State v. Davidson, 77 N.C. App. 540, 335 S.E.2d 518 (1985), disc. review denied, 315 N.C. 393, 338 S.E.2d 882 (1986), is another armed robbery case in which our Court denied a motion to dismiss a second-degree kidnapping charge. In Davidson, the robbers forced the victims to go thirty to thirty-five feet from the front of a store to a dressing room in the rear and bound the victims with tape. Davidson at 543, 335 S.E.2d at 520. The Davidson court reasoned that none of the store's property was kept in the dressing room and that moving the victims there was not an "inherent" part of the robbery. Id. Noting the distinction between actions that are "inherent" in an armed robbery and those that are not, the Davidson court, citing Irwin at 102-03, 282 S.E.2d at 446, said, "A restraint which is an inherent, inevitable element of a felony such as armed robberywill not sustain a separate conviction for kidnapping under N.C. Gen. Stat. 14-39(a)." Id. at 542, 335 S.E.2d at 519-20.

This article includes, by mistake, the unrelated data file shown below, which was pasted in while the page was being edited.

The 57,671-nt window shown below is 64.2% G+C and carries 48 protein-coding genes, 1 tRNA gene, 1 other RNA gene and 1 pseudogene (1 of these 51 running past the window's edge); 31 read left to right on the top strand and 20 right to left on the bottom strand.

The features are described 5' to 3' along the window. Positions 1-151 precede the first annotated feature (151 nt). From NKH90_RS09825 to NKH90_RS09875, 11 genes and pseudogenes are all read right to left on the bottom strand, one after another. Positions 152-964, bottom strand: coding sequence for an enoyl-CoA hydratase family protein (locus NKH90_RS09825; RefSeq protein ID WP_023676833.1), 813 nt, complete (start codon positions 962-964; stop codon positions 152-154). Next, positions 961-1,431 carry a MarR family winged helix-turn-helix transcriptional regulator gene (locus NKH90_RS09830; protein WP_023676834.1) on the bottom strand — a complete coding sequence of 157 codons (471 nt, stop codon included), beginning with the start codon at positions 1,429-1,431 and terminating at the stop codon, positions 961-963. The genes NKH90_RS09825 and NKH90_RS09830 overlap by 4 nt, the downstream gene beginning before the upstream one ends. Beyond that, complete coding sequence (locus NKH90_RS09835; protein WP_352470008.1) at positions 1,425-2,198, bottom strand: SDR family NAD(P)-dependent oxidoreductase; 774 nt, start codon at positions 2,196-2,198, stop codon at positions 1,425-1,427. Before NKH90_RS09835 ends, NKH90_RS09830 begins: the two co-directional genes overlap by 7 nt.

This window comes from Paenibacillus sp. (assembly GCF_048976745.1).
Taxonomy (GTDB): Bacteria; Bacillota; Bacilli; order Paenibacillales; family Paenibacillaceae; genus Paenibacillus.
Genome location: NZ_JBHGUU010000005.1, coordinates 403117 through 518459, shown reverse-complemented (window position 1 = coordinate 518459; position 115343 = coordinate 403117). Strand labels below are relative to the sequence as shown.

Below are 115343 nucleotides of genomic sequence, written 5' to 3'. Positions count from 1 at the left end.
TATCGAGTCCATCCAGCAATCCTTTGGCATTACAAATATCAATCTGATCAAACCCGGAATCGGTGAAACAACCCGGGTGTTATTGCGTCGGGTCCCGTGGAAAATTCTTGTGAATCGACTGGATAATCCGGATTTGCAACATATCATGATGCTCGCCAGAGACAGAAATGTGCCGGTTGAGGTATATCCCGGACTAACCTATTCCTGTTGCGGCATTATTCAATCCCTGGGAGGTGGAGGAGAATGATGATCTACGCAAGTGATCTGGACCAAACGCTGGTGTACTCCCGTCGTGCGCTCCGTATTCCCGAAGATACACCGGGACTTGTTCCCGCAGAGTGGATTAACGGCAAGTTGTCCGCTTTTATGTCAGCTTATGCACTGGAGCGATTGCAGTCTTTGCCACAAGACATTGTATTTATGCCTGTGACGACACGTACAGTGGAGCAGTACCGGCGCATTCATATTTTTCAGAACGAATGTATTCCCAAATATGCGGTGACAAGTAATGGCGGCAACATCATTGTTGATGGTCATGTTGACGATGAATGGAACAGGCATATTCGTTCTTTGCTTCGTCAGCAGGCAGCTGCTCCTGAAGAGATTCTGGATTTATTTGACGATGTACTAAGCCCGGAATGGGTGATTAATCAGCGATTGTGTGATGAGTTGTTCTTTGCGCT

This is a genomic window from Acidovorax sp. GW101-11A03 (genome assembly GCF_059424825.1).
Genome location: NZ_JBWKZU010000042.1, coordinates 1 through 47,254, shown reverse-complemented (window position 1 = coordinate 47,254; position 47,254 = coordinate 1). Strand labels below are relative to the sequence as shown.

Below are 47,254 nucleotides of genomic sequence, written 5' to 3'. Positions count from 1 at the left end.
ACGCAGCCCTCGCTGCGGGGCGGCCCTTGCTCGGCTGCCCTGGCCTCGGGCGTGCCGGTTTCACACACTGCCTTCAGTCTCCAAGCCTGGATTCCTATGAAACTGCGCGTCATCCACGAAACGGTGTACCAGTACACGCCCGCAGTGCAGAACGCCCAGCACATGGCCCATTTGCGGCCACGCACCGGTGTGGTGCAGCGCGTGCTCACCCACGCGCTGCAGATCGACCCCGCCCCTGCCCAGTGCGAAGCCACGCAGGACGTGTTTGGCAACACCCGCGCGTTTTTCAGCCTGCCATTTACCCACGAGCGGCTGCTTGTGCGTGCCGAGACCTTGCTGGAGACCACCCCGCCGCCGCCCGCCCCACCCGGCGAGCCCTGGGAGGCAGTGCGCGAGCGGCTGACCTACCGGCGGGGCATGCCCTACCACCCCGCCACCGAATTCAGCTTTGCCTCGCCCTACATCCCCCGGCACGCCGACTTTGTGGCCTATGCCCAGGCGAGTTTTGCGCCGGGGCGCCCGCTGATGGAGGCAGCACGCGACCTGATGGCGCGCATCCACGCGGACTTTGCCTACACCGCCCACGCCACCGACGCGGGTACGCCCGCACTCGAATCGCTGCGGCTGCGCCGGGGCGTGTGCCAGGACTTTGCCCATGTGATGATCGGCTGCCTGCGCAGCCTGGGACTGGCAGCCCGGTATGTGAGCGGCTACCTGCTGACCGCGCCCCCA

In the case before us, the victim Clark was ordered at gunpoint to go to his bedroom, where items were taken from him. Jackson's actions, while reprehensible, were an "inherent" part of the armed robbery. Irwin at 103, 282 S.E.2d at 446. Clark was not "exposed . . .  to greater danger than that inherent in the armed robbery[.]" See Beatty at 559, 495 S.E.2d at 369-70 (citations omitted).
    It was error for the trial court to deny defendant's motion to dismiss the charge of second-degree kidnapping, and the conviction for second-degree kidnapping is vacated.
    Our decision vacating the second-degree kidnapping charge makes it unnecessary for us to address defendant's other assignment of error related to that charge.
    We have reviewed defendant's remaining assignment of error as to the trial of his case and find it to be without merit.
    Vacated in part, no error in part.
    Chief Judge EAGLES and Judge MARTIN concur.